Friday’s Weekly Round-Up – 431

Patti Smith in New York City in 1977 with Allen Ginsberg – the neck-brace the result of her falling off the stage in Tampa, Florida, and breaking her collar-bone earlier that year

Patti Smith’s new book, out this week, Year of the Monkey (2019) – the year is 2016, coincident with her celebrating her 70th birthday

Patti Smith, in her new book, Year of the Monkey, on Allen and how he might have responded in these trying times:

He “would have jumped right in, using his voice in its full capacity, encouraging all to be vigilant, to mobilise, to vote, and if need be, dragged into a paddy wagon, peacefully disobedient”.

Year of the Monkey, beginning on New Years Day 2016 and ending a few days after Donald Trump’s inauguration the following January, is a kalaedoscopic meditation on a variety of things, not the least of which, Allen (and Allen’s poetry – she carries a book of his poems along with her in her travels and describes it as an ““expansive hydrogen bomb, containing all the nuances of his voice.”)

Check out this interview (in Variety magazine) :

“When asked whether the Beat poetry world she inhabited in the 1960s and ‘70s was too much of a boys’ club, Smith said, “I don’t know — I was in it! I never thought about that. These people I got to know as my friends and mentors — William Burroughs, Allen Ginsberg, Gregory Corso. They treated me really well when I was a girl working in a bookstore, writing poetry, and they became good friends as I got older and they were kind to my children. I never felt excluded

“The Beats were all quite educated,” she said. “They all had gone through the Romantic poets and European literature and Rimbaud, and they had all this information — and the influence of jazz, with Kerouac writing while listening to jazz. They were all so evolved and intelligent their work was not just revolutionary — it had substance that we’re still plowing through. And it’s not like Allen Ginsberg popped up out of nowhere: He vigorously studied William Blake and Walt Whitman, and he also loved the Beatles. All these great teachers were his spiritual icons and they are all seeded in his work. And they all fought a lot of fights for us, censorship battles and (things like that). They weren’t just workers and revolutionaries; they were teachers, and because many of them lived for a long time, we were privy to their teaching.”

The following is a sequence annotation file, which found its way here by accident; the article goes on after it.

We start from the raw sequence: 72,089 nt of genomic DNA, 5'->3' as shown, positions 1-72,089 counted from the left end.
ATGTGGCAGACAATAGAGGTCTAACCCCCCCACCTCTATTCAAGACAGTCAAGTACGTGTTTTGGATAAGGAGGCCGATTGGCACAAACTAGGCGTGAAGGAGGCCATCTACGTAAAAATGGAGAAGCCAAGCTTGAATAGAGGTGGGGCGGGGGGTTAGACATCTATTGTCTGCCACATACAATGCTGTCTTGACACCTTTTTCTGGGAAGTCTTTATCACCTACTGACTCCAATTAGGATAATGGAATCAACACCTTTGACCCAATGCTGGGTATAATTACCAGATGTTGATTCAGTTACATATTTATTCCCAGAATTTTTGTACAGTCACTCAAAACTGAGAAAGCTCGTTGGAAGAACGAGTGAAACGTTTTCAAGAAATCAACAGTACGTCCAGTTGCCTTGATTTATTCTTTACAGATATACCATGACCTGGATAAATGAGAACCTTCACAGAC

Read reviews of the book – A selection: – Fiona Sturgis in The Guardian – here, Jake Kline in The Washington Posthere, Ken Tucker in the New York Times – here, Claude Peck in the Minneapolis Star-Tribunehere,
Kaitlyn Tiffany in Vox here, Guy Crucianelli in Slanthere

Patti is profiled and an audio clip of her reading from the book is available – here

She  appeared last night at the Congregation Beth Elohim in Brooklyn in celebration of the book’s publication.

Here’s her Advice To the Young (from back in 2013)